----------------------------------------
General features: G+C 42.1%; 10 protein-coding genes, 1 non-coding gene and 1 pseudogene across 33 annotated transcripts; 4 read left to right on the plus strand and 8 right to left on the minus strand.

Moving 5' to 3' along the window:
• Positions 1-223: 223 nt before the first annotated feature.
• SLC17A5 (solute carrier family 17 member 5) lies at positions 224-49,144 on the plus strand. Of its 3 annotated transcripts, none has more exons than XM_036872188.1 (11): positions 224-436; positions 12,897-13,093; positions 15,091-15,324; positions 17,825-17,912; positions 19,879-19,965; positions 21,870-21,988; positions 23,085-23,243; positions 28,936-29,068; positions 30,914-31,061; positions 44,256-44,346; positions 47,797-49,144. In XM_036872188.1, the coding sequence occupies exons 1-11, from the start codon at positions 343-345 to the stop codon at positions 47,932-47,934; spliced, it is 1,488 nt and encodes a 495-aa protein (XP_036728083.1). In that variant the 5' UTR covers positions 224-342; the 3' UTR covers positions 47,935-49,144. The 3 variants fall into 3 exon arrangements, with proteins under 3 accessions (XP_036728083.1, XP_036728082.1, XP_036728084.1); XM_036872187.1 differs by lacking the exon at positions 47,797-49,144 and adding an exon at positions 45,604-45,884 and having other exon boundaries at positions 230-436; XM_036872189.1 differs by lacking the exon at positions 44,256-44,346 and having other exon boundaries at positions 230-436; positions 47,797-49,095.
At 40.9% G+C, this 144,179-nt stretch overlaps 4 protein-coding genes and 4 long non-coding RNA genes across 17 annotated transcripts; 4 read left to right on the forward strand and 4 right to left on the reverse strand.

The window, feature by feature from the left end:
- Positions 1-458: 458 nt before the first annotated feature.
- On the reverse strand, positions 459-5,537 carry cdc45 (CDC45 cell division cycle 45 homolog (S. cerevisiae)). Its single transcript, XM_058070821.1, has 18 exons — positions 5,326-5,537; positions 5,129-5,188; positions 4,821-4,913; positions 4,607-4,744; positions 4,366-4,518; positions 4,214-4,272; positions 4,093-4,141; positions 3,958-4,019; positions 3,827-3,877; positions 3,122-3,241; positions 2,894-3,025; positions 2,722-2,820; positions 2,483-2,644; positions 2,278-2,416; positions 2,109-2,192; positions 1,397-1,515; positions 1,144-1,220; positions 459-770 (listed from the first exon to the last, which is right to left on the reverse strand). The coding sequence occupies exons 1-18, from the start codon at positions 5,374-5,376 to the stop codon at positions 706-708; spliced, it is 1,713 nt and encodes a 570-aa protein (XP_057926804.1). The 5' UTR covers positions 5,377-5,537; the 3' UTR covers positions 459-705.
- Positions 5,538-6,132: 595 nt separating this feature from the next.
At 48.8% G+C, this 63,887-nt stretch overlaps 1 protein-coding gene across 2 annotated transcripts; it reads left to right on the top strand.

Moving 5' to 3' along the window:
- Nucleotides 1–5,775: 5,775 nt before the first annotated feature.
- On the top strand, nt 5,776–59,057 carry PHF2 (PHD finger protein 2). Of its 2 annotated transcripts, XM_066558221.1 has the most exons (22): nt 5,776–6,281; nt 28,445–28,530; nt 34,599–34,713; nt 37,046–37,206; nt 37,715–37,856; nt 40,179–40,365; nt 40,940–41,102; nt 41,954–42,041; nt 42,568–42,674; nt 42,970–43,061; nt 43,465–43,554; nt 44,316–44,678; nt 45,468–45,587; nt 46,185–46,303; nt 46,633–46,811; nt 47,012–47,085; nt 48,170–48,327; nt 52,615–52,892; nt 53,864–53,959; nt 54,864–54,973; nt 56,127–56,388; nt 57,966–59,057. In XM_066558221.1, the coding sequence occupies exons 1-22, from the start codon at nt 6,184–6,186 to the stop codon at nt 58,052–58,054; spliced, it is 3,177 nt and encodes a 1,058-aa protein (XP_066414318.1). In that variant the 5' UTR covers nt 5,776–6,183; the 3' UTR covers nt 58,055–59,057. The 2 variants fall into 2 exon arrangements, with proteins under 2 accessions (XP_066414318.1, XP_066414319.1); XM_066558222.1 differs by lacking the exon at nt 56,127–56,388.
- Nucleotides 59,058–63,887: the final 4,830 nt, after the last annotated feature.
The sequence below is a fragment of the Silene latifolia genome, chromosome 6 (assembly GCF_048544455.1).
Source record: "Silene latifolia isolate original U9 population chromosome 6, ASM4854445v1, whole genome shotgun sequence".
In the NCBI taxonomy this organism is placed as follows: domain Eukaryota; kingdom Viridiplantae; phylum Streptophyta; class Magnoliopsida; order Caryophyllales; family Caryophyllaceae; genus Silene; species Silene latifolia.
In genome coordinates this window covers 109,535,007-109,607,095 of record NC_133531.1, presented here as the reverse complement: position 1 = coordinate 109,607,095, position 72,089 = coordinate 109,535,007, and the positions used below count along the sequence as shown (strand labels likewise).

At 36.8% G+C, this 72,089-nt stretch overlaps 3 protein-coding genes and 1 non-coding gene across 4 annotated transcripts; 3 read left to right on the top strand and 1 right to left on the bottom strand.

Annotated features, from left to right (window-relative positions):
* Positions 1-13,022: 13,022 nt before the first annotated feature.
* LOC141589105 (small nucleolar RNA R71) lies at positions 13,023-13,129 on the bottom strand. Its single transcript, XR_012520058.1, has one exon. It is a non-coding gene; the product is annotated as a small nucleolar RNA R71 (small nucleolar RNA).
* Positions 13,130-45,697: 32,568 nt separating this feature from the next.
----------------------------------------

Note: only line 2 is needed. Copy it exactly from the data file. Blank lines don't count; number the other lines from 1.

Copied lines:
Moving 5' to 3' along the window: